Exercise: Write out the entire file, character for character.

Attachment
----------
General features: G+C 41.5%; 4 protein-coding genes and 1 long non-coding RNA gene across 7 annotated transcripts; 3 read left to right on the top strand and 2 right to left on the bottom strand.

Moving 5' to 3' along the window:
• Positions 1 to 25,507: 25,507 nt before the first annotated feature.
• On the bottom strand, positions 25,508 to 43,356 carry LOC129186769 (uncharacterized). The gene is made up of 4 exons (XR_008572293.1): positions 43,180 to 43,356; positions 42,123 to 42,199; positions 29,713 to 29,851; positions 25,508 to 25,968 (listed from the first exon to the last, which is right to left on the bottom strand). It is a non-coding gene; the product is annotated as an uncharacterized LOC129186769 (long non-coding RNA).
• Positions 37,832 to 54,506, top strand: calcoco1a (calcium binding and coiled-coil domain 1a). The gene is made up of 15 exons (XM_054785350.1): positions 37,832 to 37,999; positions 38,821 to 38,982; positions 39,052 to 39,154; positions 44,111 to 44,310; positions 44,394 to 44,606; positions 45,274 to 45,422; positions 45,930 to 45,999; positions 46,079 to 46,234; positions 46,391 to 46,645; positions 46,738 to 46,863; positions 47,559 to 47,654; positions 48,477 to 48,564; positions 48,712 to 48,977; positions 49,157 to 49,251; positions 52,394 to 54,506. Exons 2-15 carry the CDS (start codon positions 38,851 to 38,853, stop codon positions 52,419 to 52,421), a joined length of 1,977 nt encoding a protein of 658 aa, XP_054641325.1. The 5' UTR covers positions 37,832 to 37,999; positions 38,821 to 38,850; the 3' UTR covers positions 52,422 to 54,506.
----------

General features: G+C 41.5%; 4 protein-coding genes and 1 long non-coding RNA gene across 7 annotated transcripts; 3 read left to right on the top strand and 2 right to left on the bottom strand.

Moving 5' to 3' along the window:
• Positions 1 to 25,507: 25,507 nt before the first annotated feature.
• On the bottom strand, positions 25,508 to 43,356 carry LOC129186769 (uncharacterized). The gene is made up of 4 exons (XR_008572293.1): positions 43,180 to 43,356; positions 42,123 to 42,199; positions 29,713 to 29,851; positions 25,508 to 25,968 (listed from the first exon to the last, which is right to left on the bottom strand). It is a non-coding gene; the product is annotated as an uncharacterized LOC129186769 (long non-coding RNA).
• Positions 37,832 to 54,506, top strand: calcoco1a (calcium binding and coiled-coil domain 1a). The gene is made up of 15 exons (XM_054785350.1): positions 37,832 to 37,999; positions 38,821 to 38,982; positions 39,052 to 39,154; positions 44,111 to 44,310; positions 44,394 to 44,606; positions 45,274 to 45,422; positions 45,930 to 45,999; positions 46,079 to 46,234; positions 46,391 to 46,645; positions 46,738 to 46,863; positions 47,559 to 47,654; positions 48,477 to 48,564; positions 48,712 to 48,977; positions 49,157 to 49,251; positions 52,394 to 54,506. Exons 2-15 carry the CDS (start codon positions 38,851 to 38,853, stop codon positions 52,419 to 52,421), a joined length of 1,977 nt encoding a protein of 658 aa, XP_054641325.1. The 5' UTR covers positions 37,832 to 37,999; positions 38,821 to 38,850; the 3' UTR covers positions 52,422 to 54,506.